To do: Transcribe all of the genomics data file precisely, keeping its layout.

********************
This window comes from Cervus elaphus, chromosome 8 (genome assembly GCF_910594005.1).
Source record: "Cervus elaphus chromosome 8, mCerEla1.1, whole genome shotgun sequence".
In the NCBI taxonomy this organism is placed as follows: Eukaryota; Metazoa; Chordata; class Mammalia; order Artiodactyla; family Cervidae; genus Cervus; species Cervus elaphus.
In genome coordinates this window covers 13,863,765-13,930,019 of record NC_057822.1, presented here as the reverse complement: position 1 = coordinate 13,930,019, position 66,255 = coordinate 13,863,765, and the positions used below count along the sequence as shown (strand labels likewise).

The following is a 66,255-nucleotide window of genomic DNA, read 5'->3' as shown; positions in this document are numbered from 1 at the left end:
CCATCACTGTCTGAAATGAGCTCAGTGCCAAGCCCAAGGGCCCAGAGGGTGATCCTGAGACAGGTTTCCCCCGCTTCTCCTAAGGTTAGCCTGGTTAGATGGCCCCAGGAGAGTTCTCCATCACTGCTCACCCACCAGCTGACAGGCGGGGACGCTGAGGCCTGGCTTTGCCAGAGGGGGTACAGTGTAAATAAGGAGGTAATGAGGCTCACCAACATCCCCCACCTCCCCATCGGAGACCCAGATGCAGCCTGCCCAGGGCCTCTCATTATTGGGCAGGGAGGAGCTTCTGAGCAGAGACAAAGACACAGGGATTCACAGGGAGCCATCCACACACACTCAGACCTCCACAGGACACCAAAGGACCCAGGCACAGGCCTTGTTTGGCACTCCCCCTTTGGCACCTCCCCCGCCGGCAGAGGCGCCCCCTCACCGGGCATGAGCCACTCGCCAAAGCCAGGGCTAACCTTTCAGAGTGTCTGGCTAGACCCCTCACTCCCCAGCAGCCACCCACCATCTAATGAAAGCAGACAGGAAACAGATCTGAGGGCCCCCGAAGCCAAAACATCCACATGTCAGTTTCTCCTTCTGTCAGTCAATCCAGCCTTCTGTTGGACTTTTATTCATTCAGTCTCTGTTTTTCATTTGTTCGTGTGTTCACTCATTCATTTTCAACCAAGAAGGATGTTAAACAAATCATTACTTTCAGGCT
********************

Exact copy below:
This window comes from Cervus elaphus, chromosome 8 (genome assembly GCF_910594005.1).
Source record: "Cervus elaphus chromosome 8, mCerEla1.1, whole genome shotgun sequence".
In the NCBI taxonomy this organism is placed as follows: Eukaryota; Metazoa; Chordata; class Mammalia; order Artiodactyla; family Cervidae; genus Cervus; species Cervus elaphus.
In genome coordinates this window covers 13,863,765-13,930,019 of record NC_057822.1, presented here as the reverse complement: position 1 = coordinate 13,930,019, position 66,255 = coordinate 13,863,765, and the positions used below count along the sequence as shown (strand labels likewise).

The following is a 66,255-nucleotide window of genomic DNA, read 5'->3' as shown; positions in this document are numbered from 1 at the left end:
CCATCACTGTCTGAAATGAGCTCAGTGCCAAGCCCAAGGGCCCAGAGGGTGATCCTGAGACAGGTTTCCCCCGCTTCTCCTAAGGTTAGCCTGGTTAGATGGCCCCAGGAGAGTTCTCCATCACTGCTCACCCACCAGCTGACAGGCGGGGACGCTGAGGCCTGGCTTTGCCAGAGGGGGTACAGTGTAAATAAGGAGGTAATGAGGCTCACCAACATCCCCCACCTCCCCATCGGAGACCCAGATGCAGCCTGCCCAGGGCCTCTCATTATTGGGCAGGGAGGAGCTTCTGAGCAGAGACAAAGACACAGGGATTCACAGGGAGCCATCCACACACACTCAGACCTCCACAGGACACCAAAGGACCCAGGCACAGGCCTTGTTTGGCACTCCCCCTTTGGCACCTCCCCCGCCGGCAGAGGCGCCCCCTCACCGGGCATGAGCCACTCGCCAAAGCCAGGGCTAACCTTTCAGAGTGTCTGGCTAGACCCCTCACTCCCCAGCAGCCACCCACCATCTAATGAAAGCAGACAGGAAACAGATCTGAGGGCCCCCGAAGCCAAAACATCCACATGTCAGTTTCTCCTTCTGTCAGTCAATCCAGCCTTCTGTTGGACTTTTATTCATTCAGTCTCTGTTTTTCATTTGTTCGTGTGTTCACTCATTCATTTTCAACCAAGAAGGATGTTAAACAAATCATTACTTTCAGGCT